Joining forces to help stranded Dutch travellers; Reporting centre

The Ministry of Foreign Affairs, the Dutch Association of Insurers, the Dutch Association of Travel Agents and Tour Operators (ANVR) and a range of other partners in the travel sector are joining forces to help Dutch travellers abroad who are unable to arrange their return to the Netherlands because of the COVID-19 crisis. In response to this problem, the organisations have adopted a concerted approach called Special Assistance Abroad.

The core of the approach is a scheme to assist Dutch travellers stranded abroad who will not be helped by a tour operator or airline. ‘We need to do our utmost to get these people home safely,’ says foreign minister Stef Blok. ‘Because of the huge impact of the coronavirus, this group in particular really has nowhere else to turn.’ Mr Blok stressed that this is a ‘complex and unique operation’.


The travel industry, insurance companies and Dutch central government have signed a voluntary agreement that assigns each of them an essential role. The website where travellers can register, starting today, is Once they have registered, emergency support centres will coordinate and organise the necessary transport for their return home.

‘Despite the tough times the travel industry is going through, we are taking our responsibility to ensure that no Dutch people are left behind,’ says ANVR Director Frank Oostdam. Dutch airlines will have first priority for operating these flights. If a return to the Netherlands is unfortunately impossible in the short run, the emergency support centres will where possible help people find a safe place to stay until they can return home.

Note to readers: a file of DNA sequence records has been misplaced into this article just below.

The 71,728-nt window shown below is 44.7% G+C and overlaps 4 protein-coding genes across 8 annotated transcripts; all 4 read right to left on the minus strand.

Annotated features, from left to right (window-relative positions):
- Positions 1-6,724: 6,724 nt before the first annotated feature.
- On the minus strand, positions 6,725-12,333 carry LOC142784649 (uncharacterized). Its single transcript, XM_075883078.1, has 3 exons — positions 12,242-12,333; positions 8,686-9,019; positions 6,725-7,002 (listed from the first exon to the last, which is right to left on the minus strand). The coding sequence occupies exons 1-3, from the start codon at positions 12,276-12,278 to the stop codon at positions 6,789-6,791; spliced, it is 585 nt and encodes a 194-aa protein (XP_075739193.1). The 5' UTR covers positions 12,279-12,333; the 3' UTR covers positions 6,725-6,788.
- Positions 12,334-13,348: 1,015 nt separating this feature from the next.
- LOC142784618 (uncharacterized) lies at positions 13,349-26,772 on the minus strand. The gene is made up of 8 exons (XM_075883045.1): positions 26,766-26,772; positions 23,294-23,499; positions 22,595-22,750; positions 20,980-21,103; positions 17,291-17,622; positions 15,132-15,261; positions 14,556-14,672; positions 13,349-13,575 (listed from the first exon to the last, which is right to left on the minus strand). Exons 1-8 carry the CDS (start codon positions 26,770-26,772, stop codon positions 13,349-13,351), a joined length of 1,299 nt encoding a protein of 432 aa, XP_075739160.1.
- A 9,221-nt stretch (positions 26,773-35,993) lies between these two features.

€10 million

The three partners in Special Assistance Abroad are earmarking up to €10 million for the scheme. In principle, travellers themselves will contribute €300 for their return from other parts of Europe (and from adjacent countries) and €900 from countries outside Europe. Countries that are adjacent to Europe are: Albania, Algeria, Armenia, Azerbaijan, Bosnia and Herzegovina, Egypt, Georgia, Iceland, Libya, Liechtenstein, Moldova, Montenegro, Morocco, North Macedonia, Norway, Russia, Serbia, Tunisia, Turkey and Ukraine.

Richard Weurding, Managing Director of the Dutch Association of Insurers, says, ‘We have to realise that this will be a mega-operation at a difficult time. So we’re calling on the people concerned to chip in. We expect that they’ll take some responsibility themselves for their own trip, shelter, alternative itinerary and transport.’ The three partner organisations emphasise that this service is meant only for travellers, not for Dutch nationals who are permanent or semi-permanent foreign residents.

Landing rights

The Ministry of Foreign Affairs is in continual contact with the authorities in countries where there are stranded Dutch nationals who cannot arrange their own return home, in order to secure more extensive landing rights so that these people can come home as soon as possible. The Dutch diplomatic network worldwide is being mobilised for this purpose. In the past week a joint effort by the Ministry, the travel industry, airlines and insurance companies succeeded in arranging extra flights that brought Dutch people home from Morocco and elsewhere.

The following parties are actively involved in implementing Special Assistance Abroad:

  • Ministry of Foreign Affairs
  • Ministry of Infrastructure and Water Management
  • Dutch Association of Insurers
  • Dutch Association of Travel Agents and Tour Operators (ANVR)
  • KLM Royal Dutch Airlines
  • Transavia
  • TUI Netherlands
  • Corendon Holiday Group
  • Disaster Fund
  • SGR travel guarantee scheme (Stichting Garantiefonds Reisgelden)

For travel advice and questions about specific countries, go to: